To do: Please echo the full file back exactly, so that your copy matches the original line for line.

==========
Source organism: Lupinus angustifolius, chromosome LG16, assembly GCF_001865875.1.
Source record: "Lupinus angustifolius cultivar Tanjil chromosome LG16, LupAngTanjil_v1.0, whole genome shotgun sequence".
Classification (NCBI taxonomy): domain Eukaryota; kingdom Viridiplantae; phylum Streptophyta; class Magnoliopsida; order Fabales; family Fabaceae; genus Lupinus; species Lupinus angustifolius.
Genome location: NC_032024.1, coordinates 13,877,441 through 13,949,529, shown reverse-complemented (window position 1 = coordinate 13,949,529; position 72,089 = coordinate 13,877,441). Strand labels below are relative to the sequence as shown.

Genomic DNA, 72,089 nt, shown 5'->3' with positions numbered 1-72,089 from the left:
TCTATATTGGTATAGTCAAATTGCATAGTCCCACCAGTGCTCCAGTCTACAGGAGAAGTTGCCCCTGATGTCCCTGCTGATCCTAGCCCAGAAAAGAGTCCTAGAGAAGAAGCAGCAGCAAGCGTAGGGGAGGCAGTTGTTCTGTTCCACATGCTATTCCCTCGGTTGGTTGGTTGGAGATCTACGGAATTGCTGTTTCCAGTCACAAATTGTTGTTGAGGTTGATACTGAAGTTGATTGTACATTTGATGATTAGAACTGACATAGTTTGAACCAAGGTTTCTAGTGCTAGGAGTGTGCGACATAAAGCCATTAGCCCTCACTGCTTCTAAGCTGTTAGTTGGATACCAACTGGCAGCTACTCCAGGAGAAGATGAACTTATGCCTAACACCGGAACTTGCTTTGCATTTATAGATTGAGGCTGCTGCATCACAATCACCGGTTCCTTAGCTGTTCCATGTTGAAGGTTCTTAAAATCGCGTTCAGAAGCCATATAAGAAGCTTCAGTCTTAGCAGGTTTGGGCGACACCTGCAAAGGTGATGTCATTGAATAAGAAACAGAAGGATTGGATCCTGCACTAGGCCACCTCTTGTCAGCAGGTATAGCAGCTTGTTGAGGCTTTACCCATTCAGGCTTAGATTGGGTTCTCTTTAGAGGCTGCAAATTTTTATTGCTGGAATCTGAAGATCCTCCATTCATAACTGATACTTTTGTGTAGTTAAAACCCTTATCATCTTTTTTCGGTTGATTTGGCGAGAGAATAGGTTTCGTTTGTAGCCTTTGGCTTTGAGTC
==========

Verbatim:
Source organism: Lupinus angustifolius, chromosome LG16, assembly GCF_001865875.1.
Source record: "Lupinus angustifolius cultivar Tanjil chromosome LG16, LupAngTanjil_v1.0, whole genome shotgun sequence".
Classification (NCBI taxonomy): domain Eukaryota; kingdom Viridiplantae; phylum Streptophyta; class Magnoliopsida; order Fabales; family Fabaceae; genus Lupinus; species Lupinus angustifolius.
Genome location: NC_032024.1, coordinates 13,877,441 through 13,949,529, shown reverse-complemented (window position 1 = coordinate 13,949,529; position 72,089 = coordinate 13,877,441). Strand labels below are relative to the sequence as shown.

Genomic DNA, 72,089 nt, shown 5'->3' with positions numbered 1-72,089 from the left:
TCTATATTGGTATAGTCAAATTGCATAGTCCCACCAGTGCTCCAGTCTACAGGAGAAGTTGCCCCTGATGTCCCTGCTGATCCTAGCCCAGAAAAGAGTCCTAGAGAAGAAGCAGCAGCAAGCGTAGGGGAGGCAGTTGTTCTGTTCCACATGCTATTCCCTCGGTTGGTTGGTTGGAGATCTACGGAATTGCTGTTTCCAGTCACAAATTGTTGTTGAGGTTGATACTGAAGTTGATTGTACATTTGATGATTAGAACTGACATAGTTTGAACCAAGGTTTCTAGTGCTAGGAGTGTGCGACATAAAGCCATTAGCCCTCACTGCTTCTAAGCTGTTAGTTGGATACCAACTGGCAGCTACTCCAGGAGAAGATGAACTTATGCCTAACACCGGAACTTGCTTTGCATTTATAGATTGAGGCTGCTGCATCACAATCACCGGTTCCTTAGCTGTTCCATGTTGAAGGTTCTTAAAATCGCGTTCAGAAGCCATATAAGAAGCTTCAGTCTTAGCAGGTTTGGGCGACACCTGCAAAGGTGATGTCATTGAATAAGAAACAGAAGGATTGGATCCTGCACTAGGCCACCTCTTGTCAGCAGGTATAGCAGCTTGTTGAGGCTTTACCCATTCAGGCTTAGATTGGGTTCTCTTTAGAGGCTGCAAATTTTTATTGCTGGAATCTGAAGATCCTCCATTCATAACTGATACTTTTGTGTAGTTAAAACCCTTATCATCTTTTTTCGGTTGATTTGGCGAGAGAATAGGTTTCGTTTGTAGCCTTTGGCTTTGAGTC